Monthly Archives: July 2013

Time to change the way we teach foreign languages

I might be something of a communications geek, but I adore the challenges and excitement of communication. Humankind is, as far as we know, the species with the most highly developed sense of communication and language and so, to me, communication is part of the very essence of being human.

I am interested in the whole range of communications from technological developments such as blogs and Twitter, to corporate communications and foreign languages.

Learning a foreign language enables us to communicate with fellow human beings in other countries and from other backgrounds and cultures. The teaching of foreign languages has always interested me, though not being a teacher, I can only speak from the perspective of a learner.

The world has changed a great deal since I studied German. Back then it was not uncommon to pick up scientific journals – I also studied chemistry – in which research papers were published in German, French or Russian, with only a brief English abstract, if you were lucky. I remember once ‘deciphering’ a pharmaceutical paper that was published in Danish. Today, almost all such papers would be published in English.

Although, I no longer use my German in the working environment, I still value its use when I visit Germany as I gain so much more, I believe, than if I relied on the English spoken by the locals. And as I socialise with a number of Germans, it is so useful to be able to speak German. We often have great debates about the finer nuances between the two languages. I remember a recent discussion in German about the difference between ‘naughty’ and ‘nasty’ in English. My German friend was intrigued by the difference between ‘You naughty girl’ said to someone of six years of age and someone of 42!
Foreign language teaching
What has always concerned me about foreign language teaching in the UK is the way it has typically focused on one or two languages. In countries which do not have English as a mother tongue, it goes without saying that the first foreign language you teach should be English, as the lingua franca for most of the world’s business community.

For the UK, however, the decision is much more difficult. For historical, cultural and geographical reasons, the first choice of foreign language here has been French, German or Spanish, with Russian and Mandarin coming in a distant second place.

But in reality the needs of our population is not to learn a language in great detail. I know plenty about the use of the extended attribute in scientific German. What I believe would be better for students is to learn half a dozen languages more superficially.

Not only will this increase the chance that, when visiting a foreign country, you have some basic grasp of the local language but, from a commercial point of view, future business people will be able to at least understand some of the deliberations taking place around them.

I am convinced that the general reliance on English has not stood the UK economy in good stead when it comes to exporting to overseas markets.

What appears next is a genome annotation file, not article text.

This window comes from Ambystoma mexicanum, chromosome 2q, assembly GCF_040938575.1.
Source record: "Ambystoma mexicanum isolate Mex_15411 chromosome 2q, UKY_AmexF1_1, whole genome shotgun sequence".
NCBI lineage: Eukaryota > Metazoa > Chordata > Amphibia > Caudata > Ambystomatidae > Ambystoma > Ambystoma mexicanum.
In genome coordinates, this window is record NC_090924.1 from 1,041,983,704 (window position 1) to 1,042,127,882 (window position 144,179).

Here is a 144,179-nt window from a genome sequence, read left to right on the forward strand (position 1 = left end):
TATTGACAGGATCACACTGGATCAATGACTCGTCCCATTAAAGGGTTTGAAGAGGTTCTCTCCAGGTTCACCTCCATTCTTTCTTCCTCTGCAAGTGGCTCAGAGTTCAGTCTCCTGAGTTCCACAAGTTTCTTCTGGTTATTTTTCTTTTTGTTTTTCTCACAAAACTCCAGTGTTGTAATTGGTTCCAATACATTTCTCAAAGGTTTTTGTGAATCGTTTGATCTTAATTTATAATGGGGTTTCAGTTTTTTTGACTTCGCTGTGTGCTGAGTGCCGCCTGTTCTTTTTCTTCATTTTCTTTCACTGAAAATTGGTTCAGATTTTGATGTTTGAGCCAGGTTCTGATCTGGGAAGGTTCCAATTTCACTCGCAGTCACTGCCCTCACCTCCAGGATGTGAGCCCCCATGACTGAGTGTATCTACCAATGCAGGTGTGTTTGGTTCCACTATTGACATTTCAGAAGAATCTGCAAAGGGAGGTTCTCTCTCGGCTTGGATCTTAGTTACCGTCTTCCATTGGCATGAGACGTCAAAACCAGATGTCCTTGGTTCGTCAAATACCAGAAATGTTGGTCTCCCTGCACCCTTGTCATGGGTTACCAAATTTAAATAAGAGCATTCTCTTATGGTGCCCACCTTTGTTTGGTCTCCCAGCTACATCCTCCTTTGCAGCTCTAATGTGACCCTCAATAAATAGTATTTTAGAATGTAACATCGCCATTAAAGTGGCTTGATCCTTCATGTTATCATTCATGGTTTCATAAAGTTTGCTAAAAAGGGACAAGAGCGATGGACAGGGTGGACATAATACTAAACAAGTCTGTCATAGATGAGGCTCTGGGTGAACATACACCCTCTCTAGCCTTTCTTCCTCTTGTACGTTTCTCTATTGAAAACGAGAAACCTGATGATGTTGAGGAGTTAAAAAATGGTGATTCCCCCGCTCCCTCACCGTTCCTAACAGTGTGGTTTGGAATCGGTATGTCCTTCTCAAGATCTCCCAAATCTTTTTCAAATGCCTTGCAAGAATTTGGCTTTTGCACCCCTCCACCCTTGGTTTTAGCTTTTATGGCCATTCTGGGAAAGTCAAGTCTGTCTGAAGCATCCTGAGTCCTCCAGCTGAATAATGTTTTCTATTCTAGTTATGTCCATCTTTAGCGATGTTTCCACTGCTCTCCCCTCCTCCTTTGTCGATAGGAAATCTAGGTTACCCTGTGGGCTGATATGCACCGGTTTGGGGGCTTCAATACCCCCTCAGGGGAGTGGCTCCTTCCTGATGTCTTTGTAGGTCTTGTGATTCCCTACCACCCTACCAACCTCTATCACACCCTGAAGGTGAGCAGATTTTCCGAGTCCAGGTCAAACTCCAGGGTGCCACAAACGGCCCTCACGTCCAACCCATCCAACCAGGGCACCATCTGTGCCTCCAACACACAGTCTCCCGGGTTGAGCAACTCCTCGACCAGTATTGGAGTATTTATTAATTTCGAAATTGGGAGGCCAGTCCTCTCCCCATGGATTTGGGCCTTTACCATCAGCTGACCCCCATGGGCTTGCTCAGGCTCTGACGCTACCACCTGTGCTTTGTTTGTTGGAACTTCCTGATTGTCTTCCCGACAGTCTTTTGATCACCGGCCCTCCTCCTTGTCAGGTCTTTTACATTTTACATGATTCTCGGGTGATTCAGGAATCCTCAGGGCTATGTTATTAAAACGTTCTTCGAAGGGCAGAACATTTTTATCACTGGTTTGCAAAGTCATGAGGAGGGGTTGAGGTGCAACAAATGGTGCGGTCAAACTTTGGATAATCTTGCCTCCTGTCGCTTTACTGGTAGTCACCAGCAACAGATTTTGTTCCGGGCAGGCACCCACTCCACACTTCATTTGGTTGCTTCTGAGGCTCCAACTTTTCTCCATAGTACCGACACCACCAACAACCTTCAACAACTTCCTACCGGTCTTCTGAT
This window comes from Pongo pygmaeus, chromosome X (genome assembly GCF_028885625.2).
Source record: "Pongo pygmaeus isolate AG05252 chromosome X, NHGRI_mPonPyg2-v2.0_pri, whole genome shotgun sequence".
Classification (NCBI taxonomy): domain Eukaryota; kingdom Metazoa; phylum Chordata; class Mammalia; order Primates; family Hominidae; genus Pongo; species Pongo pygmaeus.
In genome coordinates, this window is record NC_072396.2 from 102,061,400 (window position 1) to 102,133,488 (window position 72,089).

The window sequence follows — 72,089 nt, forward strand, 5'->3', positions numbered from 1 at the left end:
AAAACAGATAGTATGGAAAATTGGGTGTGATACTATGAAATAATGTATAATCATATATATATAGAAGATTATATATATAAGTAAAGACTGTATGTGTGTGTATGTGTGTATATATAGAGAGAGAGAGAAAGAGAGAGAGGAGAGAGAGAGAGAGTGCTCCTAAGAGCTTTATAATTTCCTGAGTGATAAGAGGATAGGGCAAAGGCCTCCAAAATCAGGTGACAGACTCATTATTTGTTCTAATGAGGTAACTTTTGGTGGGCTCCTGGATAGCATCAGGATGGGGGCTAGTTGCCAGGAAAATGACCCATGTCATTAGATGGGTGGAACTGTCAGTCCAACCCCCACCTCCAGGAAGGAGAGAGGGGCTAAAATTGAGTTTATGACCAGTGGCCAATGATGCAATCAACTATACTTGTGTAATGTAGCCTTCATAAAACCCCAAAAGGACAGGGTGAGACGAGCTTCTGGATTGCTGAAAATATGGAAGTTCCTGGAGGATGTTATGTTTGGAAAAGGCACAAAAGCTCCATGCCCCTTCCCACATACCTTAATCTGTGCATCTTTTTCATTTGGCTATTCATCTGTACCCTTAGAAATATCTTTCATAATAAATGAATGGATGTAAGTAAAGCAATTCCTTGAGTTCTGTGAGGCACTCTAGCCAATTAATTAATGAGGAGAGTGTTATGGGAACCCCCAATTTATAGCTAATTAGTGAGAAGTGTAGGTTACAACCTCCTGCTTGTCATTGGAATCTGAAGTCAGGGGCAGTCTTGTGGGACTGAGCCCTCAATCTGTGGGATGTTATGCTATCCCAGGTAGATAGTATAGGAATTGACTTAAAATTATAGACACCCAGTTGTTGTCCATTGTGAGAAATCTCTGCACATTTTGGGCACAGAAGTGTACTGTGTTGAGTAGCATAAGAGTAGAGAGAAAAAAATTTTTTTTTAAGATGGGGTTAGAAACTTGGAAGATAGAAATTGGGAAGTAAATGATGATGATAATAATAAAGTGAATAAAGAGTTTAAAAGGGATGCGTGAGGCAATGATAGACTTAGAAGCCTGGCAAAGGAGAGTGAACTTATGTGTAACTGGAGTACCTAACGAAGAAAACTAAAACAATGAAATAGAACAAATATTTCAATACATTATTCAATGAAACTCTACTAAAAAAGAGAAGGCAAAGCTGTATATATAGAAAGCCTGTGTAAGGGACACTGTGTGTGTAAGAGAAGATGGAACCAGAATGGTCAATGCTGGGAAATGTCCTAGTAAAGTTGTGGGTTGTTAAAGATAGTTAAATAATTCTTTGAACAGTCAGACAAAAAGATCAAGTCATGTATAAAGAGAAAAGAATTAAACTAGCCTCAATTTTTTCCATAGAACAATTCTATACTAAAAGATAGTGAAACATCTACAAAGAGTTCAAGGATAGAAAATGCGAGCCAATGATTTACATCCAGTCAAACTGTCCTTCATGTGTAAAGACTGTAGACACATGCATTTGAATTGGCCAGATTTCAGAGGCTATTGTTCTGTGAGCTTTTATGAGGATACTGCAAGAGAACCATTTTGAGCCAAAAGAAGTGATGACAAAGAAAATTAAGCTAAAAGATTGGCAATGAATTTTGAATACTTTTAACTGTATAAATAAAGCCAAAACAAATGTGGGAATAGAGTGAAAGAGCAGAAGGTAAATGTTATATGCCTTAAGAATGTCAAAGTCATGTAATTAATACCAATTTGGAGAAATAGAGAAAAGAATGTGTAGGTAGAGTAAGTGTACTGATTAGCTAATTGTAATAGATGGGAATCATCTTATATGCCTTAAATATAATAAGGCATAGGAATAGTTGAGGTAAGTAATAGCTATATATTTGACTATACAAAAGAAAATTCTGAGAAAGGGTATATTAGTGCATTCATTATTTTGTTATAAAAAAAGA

Obviously, there will always be a need for some students to study one or two languages in depth, in order that they can become translators or journalist or whatever, but what I’d like to see is that the first two years of language teaching, as a minimum, focuses on basic salutations in languages including Welsh, Mandarin, Arabic, Russian and Spanish.

In fact, it doesn’t really matter which languages they are, the key is that we empower people to have a better understanding of their fellow human beings, wherever on the globe they are.

Independents’ Day shows that independent stores can thrive

Eight Day logoThe Eighth Day – Manchester’s independent vegetarian cafe and healthfood shop – threw open its doors on July 4 to celebrate Independents’ Day and Co-operatives Fortnight.

The Oxford Road based co-operative business is celebrating four decades of independent retailing in the city and has recently been awarded ‘Best Independent Retailer’ in the Natural & Organic Awards 2013.

At a time when many retailers are facing increasing challenges on the high street, Ursula Gothard of the Eighth Day says innovation and focus on changing consumer needs has been key to their success.

“The Eighth Day has always been a strong ethical business and this is very important to many of our customers, but over the years we have always kept pace with changing customer demands and adapted our business to suit.

“We have seen large supermarket chains increasingly encroaching on our territory by stocking more vegetarian and organic products, but being 100% vegetarian still pays dividends for us, as our customers know that we have sourced the best vegetarian products available.”

For example, the Eighth Day has stayed ahead of the competition by sourcing special vegetarian products such as nutritional supplements, vegan wines, raw foods and cruelty-free body care products. Many of the products stocked are only available in Manchester at the Eighth Day.

Says Ursula: “Over 80% of the products we stock are supplied by independent businesses and this ethos is important to us and our customers.”

Sales of organic and quality foods have held steady during the recession and the Eighth Day has even grown staff numbers over the past few years, in spite of the economic situation.